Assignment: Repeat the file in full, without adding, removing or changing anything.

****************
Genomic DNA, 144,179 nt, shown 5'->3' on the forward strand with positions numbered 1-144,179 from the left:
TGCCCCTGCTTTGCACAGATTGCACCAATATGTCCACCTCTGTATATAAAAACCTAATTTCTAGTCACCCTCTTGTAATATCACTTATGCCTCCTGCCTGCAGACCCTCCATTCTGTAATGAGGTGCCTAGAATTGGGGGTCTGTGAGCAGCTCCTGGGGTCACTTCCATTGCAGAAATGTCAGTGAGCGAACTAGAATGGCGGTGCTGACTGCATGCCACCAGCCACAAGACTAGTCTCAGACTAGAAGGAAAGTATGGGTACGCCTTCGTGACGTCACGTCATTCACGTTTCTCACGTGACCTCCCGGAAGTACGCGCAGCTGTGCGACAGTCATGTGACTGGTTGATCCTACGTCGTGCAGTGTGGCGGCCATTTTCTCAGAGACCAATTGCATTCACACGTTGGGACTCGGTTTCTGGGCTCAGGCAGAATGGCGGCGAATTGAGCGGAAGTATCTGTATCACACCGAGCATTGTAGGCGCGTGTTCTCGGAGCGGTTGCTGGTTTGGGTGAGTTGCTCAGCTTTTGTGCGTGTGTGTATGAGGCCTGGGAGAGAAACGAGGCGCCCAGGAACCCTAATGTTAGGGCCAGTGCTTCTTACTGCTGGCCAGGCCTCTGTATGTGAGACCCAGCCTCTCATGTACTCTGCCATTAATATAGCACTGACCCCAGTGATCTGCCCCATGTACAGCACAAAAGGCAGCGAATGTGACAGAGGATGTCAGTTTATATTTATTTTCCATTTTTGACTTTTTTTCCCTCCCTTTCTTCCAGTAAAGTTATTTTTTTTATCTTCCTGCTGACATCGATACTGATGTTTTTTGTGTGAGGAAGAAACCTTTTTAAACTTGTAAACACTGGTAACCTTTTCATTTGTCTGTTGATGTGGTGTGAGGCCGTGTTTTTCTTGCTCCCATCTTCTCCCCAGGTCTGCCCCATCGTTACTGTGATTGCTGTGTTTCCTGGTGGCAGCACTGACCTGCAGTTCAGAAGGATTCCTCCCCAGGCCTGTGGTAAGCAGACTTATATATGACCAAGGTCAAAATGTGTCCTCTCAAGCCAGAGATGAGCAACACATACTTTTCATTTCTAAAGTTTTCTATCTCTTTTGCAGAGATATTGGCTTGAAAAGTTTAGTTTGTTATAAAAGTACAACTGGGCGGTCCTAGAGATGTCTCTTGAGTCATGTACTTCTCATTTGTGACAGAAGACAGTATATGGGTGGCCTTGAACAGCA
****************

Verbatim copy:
Genomic DNA, 144,179 nt, shown 5'->3' on the forward strand with positions numbered 1-144,179 from the left:
TGCCCCTGCTTTGCACAGATTGCACCAATATGTCCACCTCTGTATATAAAAACCTAATTTCTAGTCACCCTCTTGTAATATCACTTATGCCTCCTGCCTGCAGACCCTCCATTCTGTAATGAGGTGCCTAGAATTGGGGGTCTGTGAGCAGCTCCTGGGGTCACTTCCATTGCAGAAATGTCAGTGAGCGAACTAGAATGGCGGTGCTGACTGCATGCCACCAGCCACAAGACTAGTCTCAGACTAGAAGGAAAGTATGGGTACGCCTTCGTGACGTCACGTCATTCACGTTTCTCACGTGACCTCCCGGAAGTACGCGCAGCTGTGCGACAGTCATGTGACTGGTTGATCCTACGTCGTGCAGTGTGGCGGCCATTTTCTCAGAGACCAATTGCATTCACACGTTGGGACTCGGTTTCTGGGCTCAGGCAGAATGGCGGCGAATTGAGCGGAAGTATCTGTATCACACCGAGCATTGTAGGCGCGTGTTCTCGGAGCGGTTGCTGGTTTGGGTGAGTTGCTCAGCTTTTGTGCGTGTGTGTATGAGGCCTGGGAGAGAAACGAGGCGCCCAGGAACCCTAATGTTAGGGCCAGTGCTTCTTACTGCTGGCCAGGCCTCTGTATGTGAGACCCAGCCTCTCATGTACTCTGCCATTAATATAGCACTGACCCCAGTGATCTGCCCCATGTACAGCACAAAAGGCAGCGAATGTGACAGAGGATGTCAGTTTATATTTATTTTCCATTTTTGACTTTTTTTCCCTCCCTTTCTTCCAGTAAAGTTATTTTTTTTATCTTCCTGCTGACATCGATACTGATGTTTTTTGTGTGAGGAAGAAACCTTTTTAAACTTGTAAACACTGGTAACCTTTTCATTTGTCTGTTGATGTGGTGTGAGGCCGTGTTTTTCTTGCTCCCATCTTCTCCCCAGGTCTGCCCCATCGTTACTGTGATTGCTGTGTTTCCTGGTGGCAGCACTGACCTGCAGTTCAGAAGGATTCCTCCCCAGGCCTGTGGTAAGCAGACTTATATATGACCAAGGTCAAAATGTGTCCTCTCAAGCCAGAGATGAGCAACACATACTTTTCATTTCTAAAGTTTTCTATCTCTTTTGCAGAGATATTGGCTTGAAAAGTTTAGTTTGTTATAAAAGTACAACTGGGCGGTCCTAGAGATGTCTCTTGAGTCATGTACTTCTCATTTGTGACAGAAGACAGTATATGGGTGGCCTTGAACAGCA